The effort to rename Augusta’s John C. Calhoun Expressway is misguided.
Of course, a city, college or any other entity has the option to name or rename structures, but the city commissioners’ current attempt constitutes nothing less than the tendency of contemporary Americans to demonstrate how we “forget who we are,” and engage in what has become known as political correctness.
The advocates of political correctness want to corrupt history for temporary political gains more than they desire to keep or restore it, and their efforts are, sadly, a disease on the body politic. In fact, if fully and honestly considered, no name change is needed.
Augusta could join the many operatives of political correctness who have met with great success of late. With Orwellian irony, they succeeded in renaming a dorm named after Calhoun at Yale University; renaming a U.S. Navy ship named for a person who hated the Navy (Cesar Chavez); and have imposed “speech codes” (with the actual purpose of restricting speech) on many college campuses – as well as more destructive examples of assaulting First Amendment rights and redefining history. Even President Obama was not above the fray as demonstrated by his renaming of Mount McKinley.
The greatest threat to political correctness is an environment in which free and uninhibited discussion and disagreement can take place. In fact, diversity of thought is the opposite of political correctness, and is at the heart of a free society. The proponents of political correctness – and those who desire to rename Calhoun Expressway – stand on the side of censorship against free and open discussion.
Calhoun’s “legacy” is indeed complex and subject to debate. However, in denying Calhoun’s vital role in American political life, they have committed a great injustice to the rising generation of Americans. The untold story, now diminished even more by recent decisions, is Calhoun’s importance to American political thought and history.
While spending most of his public life in the U.S. Senate, he also was vice president under both John Quincy Adams and Andrew Jackson – and he served as secretary of state to John Tyler. He is generally regarded as one of the greatest senators ever, part of the “Great Triumvirate” with Henry Clay and Daniel Webster – and each supported the Fugitive Slave Act.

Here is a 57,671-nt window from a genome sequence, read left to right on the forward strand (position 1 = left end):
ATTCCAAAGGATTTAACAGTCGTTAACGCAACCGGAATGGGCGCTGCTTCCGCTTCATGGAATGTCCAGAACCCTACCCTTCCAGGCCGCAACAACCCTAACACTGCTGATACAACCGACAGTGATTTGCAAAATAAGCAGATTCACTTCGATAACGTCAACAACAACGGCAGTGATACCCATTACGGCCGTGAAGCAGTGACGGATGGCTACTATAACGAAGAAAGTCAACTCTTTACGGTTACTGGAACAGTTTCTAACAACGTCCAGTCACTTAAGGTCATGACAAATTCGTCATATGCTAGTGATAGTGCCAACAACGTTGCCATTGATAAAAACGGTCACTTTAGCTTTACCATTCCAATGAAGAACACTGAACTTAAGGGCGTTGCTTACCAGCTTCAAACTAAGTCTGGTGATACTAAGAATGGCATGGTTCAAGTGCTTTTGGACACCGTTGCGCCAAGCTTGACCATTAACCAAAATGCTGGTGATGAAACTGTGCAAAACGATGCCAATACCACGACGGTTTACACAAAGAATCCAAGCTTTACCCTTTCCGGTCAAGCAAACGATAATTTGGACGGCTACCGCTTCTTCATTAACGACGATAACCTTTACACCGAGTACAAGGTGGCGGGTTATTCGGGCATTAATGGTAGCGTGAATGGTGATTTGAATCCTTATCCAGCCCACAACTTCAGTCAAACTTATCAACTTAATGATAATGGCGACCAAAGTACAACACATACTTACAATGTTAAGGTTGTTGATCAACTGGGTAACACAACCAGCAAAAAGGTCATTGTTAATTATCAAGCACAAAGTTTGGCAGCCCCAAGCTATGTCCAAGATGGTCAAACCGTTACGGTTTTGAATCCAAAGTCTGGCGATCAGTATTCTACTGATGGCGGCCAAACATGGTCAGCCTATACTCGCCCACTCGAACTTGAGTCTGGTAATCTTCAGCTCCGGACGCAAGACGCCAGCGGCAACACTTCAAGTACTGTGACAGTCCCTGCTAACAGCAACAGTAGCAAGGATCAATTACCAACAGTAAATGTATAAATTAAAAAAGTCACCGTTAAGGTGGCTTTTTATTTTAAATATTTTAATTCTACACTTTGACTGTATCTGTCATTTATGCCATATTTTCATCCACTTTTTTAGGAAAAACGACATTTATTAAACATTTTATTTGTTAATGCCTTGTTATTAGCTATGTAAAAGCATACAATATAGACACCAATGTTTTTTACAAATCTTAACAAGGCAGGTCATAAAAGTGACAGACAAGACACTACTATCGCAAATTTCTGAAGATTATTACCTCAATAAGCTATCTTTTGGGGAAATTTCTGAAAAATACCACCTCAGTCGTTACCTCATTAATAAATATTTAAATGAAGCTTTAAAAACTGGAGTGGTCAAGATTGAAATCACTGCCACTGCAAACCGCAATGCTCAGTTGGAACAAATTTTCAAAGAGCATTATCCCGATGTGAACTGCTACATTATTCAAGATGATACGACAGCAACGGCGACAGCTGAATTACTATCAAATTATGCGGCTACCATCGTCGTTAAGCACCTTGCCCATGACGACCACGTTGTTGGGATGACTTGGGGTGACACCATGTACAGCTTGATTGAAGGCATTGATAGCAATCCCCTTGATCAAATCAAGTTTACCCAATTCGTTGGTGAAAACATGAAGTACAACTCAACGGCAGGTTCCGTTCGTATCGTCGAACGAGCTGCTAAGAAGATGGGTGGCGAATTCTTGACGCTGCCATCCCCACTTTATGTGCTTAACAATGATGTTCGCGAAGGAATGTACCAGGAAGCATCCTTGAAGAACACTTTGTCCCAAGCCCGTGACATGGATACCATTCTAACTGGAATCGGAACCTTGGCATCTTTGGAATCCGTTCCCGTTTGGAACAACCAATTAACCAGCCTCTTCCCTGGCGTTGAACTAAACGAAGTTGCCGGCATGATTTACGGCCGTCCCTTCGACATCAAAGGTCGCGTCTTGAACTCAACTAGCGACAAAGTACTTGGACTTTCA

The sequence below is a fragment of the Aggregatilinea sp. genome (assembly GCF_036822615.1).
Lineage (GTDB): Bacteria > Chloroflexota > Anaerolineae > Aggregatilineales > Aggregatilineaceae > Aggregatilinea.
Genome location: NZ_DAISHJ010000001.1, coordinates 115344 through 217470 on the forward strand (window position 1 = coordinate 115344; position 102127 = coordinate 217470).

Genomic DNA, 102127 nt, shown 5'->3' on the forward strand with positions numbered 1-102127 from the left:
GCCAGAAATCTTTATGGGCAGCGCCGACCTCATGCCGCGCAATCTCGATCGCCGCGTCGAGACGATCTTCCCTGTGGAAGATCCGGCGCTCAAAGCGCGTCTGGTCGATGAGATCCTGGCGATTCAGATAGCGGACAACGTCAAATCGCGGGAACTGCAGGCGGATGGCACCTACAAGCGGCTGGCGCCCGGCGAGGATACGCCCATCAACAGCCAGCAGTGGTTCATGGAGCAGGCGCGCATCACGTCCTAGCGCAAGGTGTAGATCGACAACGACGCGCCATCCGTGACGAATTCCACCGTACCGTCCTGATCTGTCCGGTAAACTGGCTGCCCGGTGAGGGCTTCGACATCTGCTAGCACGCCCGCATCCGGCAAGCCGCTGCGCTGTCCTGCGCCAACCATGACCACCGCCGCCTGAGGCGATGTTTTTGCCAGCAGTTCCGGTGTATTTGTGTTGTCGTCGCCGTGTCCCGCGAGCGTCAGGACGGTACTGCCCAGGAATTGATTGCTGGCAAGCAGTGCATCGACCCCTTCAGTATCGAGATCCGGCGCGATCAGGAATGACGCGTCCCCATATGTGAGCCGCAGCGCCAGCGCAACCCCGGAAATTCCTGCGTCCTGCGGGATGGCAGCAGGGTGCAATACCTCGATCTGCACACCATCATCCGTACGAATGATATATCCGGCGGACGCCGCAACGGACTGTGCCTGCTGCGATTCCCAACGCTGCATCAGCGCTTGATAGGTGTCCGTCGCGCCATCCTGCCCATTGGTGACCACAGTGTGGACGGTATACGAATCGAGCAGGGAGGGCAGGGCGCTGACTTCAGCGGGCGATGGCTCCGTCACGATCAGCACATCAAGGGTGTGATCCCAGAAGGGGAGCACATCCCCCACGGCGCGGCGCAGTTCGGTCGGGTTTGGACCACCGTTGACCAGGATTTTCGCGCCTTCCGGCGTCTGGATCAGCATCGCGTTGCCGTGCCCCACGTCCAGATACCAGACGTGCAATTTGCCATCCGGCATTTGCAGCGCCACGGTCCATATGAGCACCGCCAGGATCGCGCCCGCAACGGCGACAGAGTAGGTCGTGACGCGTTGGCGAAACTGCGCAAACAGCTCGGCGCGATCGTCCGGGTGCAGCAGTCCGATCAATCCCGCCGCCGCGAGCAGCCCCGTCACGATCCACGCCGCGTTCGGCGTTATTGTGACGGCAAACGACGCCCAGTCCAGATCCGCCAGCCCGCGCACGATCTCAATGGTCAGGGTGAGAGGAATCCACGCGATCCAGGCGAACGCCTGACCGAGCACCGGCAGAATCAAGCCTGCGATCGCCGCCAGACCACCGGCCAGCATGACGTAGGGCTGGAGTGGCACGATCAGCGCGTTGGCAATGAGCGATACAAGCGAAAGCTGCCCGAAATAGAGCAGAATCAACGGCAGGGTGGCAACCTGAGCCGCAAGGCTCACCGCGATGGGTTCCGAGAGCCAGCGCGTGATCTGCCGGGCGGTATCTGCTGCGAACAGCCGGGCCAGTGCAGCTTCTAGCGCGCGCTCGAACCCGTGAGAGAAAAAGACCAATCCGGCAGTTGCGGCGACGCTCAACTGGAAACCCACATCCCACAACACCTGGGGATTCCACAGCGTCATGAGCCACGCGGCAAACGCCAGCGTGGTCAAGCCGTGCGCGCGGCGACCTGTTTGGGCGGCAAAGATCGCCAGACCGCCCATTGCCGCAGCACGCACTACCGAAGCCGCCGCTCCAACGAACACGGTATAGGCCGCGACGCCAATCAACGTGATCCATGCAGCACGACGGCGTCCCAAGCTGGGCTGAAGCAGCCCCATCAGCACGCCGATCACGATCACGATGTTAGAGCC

What the advocates of name change do not want you to know is that Calhoun not only was one of America’s greatest statesmen, but also one of its greatest thinkers. His two treatises on American politics – A Disquisition on Government and A Discourse on the Constitution and Government of the United States (published after his death) – demonstrate his hope that America could avoid the pending conflict of the Civil War.
In Calhoun’s interpretation, America’s greatest hope lay in the interposing and amending power of the states, which was implicit in the Constitution. This alone could save the country by allowing for a greater diffusion of authority and undermining the cause of sectional conflict. Calhoun’s purpose was the preservation of the original balance of authority and the fortification of the American political system against the obstacles it faced.
Augusta’s commissioners may have good intentions, but Shakespeare warned that “men are men; the best sometimes forget.”
John C. Calhoun was imperfect, but he remains one of the greatest statesmen in American history. In the world of some commissioners, neither the past nor the future deserve our attention, and we are left only with the option of muddling through the present.
(The writers are, respectively, the dean of the School of Social Sciences at East Georgia State College; and a professor of history at Athens State University in Alabama.)